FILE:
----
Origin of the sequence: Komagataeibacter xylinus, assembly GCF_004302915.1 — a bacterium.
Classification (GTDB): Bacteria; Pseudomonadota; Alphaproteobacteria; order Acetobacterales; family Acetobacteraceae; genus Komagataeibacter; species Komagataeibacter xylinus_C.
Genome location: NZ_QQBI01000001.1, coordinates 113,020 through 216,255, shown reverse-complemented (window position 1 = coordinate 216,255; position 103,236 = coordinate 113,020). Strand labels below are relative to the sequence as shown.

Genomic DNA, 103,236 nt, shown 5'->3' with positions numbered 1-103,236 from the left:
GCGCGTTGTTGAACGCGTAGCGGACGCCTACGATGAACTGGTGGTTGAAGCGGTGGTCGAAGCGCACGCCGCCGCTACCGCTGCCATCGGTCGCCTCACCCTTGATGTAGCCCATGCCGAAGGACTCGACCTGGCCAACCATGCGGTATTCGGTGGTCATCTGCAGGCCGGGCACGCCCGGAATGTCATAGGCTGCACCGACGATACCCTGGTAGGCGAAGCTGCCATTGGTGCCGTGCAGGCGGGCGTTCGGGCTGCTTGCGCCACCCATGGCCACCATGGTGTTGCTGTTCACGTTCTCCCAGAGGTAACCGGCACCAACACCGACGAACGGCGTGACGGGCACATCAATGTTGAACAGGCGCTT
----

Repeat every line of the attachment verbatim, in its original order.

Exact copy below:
Origin of the sequence: Komagataeibacter xylinus, assembly GCF_004302915.1 — a bacterium.
Classification (GTDB): Bacteria; Pseudomonadota; Alphaproteobacteria; order Acetobacterales; family Acetobacteraceae; genus Komagataeibacter; species Komagataeibacter xylinus_C.
Genome location: NZ_QQBI01000001.1, coordinates 113,020 through 216,255, shown reverse-complemented (window position 1 = coordinate 216,255; position 103,236 = coordinate 113,020). Strand labels below are relative to the sequence as shown.

Genomic DNA, 103,236 nt, shown 5'->3' with positions numbered 1-103,236 from the left:
GCGCGTTGTTGAACGCGTAGCGGACGCCTACGATGAACTGGTGGTTGAAGCGGTGGTCGAAGCGCACGCCGCCGCTACCGCTGCCATCGGTCGCCTCACCCTTGATGTAGCCCATGCCGAAGGACTCGACCTGGCCAACCATGCGGTATTCGGTGGTCATCTGCAGGCCGGGCACGCCCGGAATGTCATAGGCTGCACCGACGATACCCTGGTAGGCGAAGCTGCCATTGGTGCCGTGCAGGCGGGCGTTCGGGCTGCTTGCGCCACCCATGGCCACCATGGTGTTGCTGTTCACGTTCTCCCAGAGGTAACCGGCACCAACACCGACGAACGGCGTGACGGGCACATCAATGTTGAACAGGCGCTT